August 11, 2021

Founded in 1950, the Catholic University Law Review is the Columbus School of Law's oldest legal journal. The student-run scholarly journal examines problems of current legal concern and publishes articles submitted by legal scholars and practitioners on a quarterly basis. At the helm for Volume 71 are fourth-year evening students Rebekah Green, Editor-in-Chief, and Lauren Irish, Executive Editor. The duo represents the first time that two evening students will lead the journal.

Lauren IrishIrish shared, “I am excited and honored to be a part of the first Law Review Editor-in-Chief and Executive Editor team to be composed of evening students.” She continued, “When deciding which law school to attend, I found that multiple admissions offices either ignore the evening program entirely or caveat all opportunities with ‘most evening students don’t have time for things like journals.’ The fact that CUA has not one but two evening students leading the Law Review is a testament to the administration’s support of the evening student program and the reality that you have time for the things you make a priority.”

Though both have busy schedules—with work, class, and, in Irish’s case, a one-year-old—each also felt the importance of engaging fully with the Catholic Law community, which included joining Law Review. As evening students, time management has become a crucial part of balancing each of their priorities. Green explained, “It’s all about making a schedule, keeping to it, and being flexible when you need to be. As an evening student, I’ve had to manage working full-time and going to school part-time. I think once you figure out how to balance those two things, other activities fit in easily. After two years, I knew what my schedule was like and how to shift things around to make room for Law Review.” Green admitted that her new role as Editor-in-Chief will require more time, but she remains confident in her ability to balance multiple schedules.

On the topic of time management, Irish borrows from a director of the defense agency at which she works. She shared, “A senior leader at the organization I work for once shared that, when it comes to time management, balance is like a symphony—different instruments are important at different times. That advice really resonated with me.” She added, “The reality is when you have a lot of balls in the air, you have to decide which balls are glass and which are plastic. You have to figure out which ones can bounce if dropped.”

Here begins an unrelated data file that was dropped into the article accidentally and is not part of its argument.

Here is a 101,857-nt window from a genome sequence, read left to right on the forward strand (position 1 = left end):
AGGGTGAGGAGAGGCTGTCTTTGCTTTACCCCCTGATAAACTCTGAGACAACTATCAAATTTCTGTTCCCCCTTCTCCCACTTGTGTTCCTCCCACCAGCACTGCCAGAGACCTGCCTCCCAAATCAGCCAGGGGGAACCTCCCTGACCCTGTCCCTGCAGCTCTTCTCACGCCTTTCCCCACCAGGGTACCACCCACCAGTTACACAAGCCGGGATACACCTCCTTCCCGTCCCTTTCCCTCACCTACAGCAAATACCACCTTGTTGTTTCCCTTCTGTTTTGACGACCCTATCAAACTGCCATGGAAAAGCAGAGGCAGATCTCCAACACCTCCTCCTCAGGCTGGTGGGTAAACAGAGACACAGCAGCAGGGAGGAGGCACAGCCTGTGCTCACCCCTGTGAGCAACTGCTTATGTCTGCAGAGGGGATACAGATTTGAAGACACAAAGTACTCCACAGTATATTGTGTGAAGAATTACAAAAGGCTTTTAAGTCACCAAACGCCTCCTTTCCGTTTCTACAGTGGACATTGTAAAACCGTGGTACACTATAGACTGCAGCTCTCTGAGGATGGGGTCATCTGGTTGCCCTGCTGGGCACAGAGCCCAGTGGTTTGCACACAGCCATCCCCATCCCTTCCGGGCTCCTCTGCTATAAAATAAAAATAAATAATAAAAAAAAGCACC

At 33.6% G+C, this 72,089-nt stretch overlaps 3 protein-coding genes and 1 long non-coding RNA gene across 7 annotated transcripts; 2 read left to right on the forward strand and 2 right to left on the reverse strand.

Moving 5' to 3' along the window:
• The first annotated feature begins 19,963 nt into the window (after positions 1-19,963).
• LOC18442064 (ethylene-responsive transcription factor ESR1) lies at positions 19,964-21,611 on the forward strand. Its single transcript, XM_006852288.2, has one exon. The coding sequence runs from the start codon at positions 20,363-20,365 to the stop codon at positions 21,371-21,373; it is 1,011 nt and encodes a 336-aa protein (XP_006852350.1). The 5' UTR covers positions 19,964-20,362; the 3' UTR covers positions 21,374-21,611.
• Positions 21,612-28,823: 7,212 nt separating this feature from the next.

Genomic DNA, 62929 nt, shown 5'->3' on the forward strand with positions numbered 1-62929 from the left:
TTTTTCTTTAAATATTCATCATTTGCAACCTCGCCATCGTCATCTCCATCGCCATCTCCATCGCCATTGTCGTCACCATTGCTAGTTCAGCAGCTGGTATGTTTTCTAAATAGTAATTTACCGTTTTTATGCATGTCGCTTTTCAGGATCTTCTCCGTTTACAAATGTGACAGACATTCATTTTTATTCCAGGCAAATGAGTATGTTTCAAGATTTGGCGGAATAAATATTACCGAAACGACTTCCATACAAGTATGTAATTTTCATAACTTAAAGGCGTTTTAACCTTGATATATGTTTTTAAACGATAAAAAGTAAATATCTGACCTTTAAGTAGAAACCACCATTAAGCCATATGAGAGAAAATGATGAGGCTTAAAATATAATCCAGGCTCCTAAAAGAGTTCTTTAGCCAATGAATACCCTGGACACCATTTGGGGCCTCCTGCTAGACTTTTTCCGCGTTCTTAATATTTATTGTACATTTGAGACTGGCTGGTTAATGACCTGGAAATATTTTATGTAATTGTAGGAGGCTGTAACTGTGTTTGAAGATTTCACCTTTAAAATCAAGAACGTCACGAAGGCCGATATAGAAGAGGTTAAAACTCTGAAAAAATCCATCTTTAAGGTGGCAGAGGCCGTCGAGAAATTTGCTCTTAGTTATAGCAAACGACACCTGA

Rebekah GreenWhen asked whether they had any advice for other evening students considering participating in Law Review, each had wisdom to share. Green’s approach was grounded in setting realistic expectations. “Before I got involved in any student activities, I reached out to someone who participated in that activity. I asked about the time commitment, if any evening students ever participated, and how they did it. I think it helps to get all the facts on the front end, so you know exactly what is expected and whether it will fit in your schedule. I never wanted to commit to something if I couldn’t follow through.” Irish suggested thinking about one’s future. She said, “Think about where you want to be and find ways to get involved that help you get there. I got involved in Law Review because I wanted to be competitive for law firms post-graduation but had absolutely no professional legal experience. Law Review was a ‘check-in-the-box’ that I knew would help make me more marketable.”

With the school year about to begin, Green and Irish are looking forward to the upcoming volume of Law Review. Irish noted, “One great thing about Law Review is there is a little something for everyone. We have articles on everything from discussing the taxation of long-term employment to the importance of local knowledge when dealing with property issues to the need to reverse the over-legalization of honor codes.” Green also joined in, saying, “We are so excited about our upcoming volume. We selected articles about various legal topics, including a couple of articles about the effect of COVID-19 on First Amendment claims.” They are also looking forward to the Annual Law Review Symposium in Spring 2022. Green concluded, “I am honored to have the opportunity to lead this organization. We have been blessed with a fantastic Board of Editors this year and a great group of Staff Editors. I’m excited to see what we can accomplish and am incredibly grateful to the Volume 70 Board for giving evening students a chance to lead this prestigious organization.”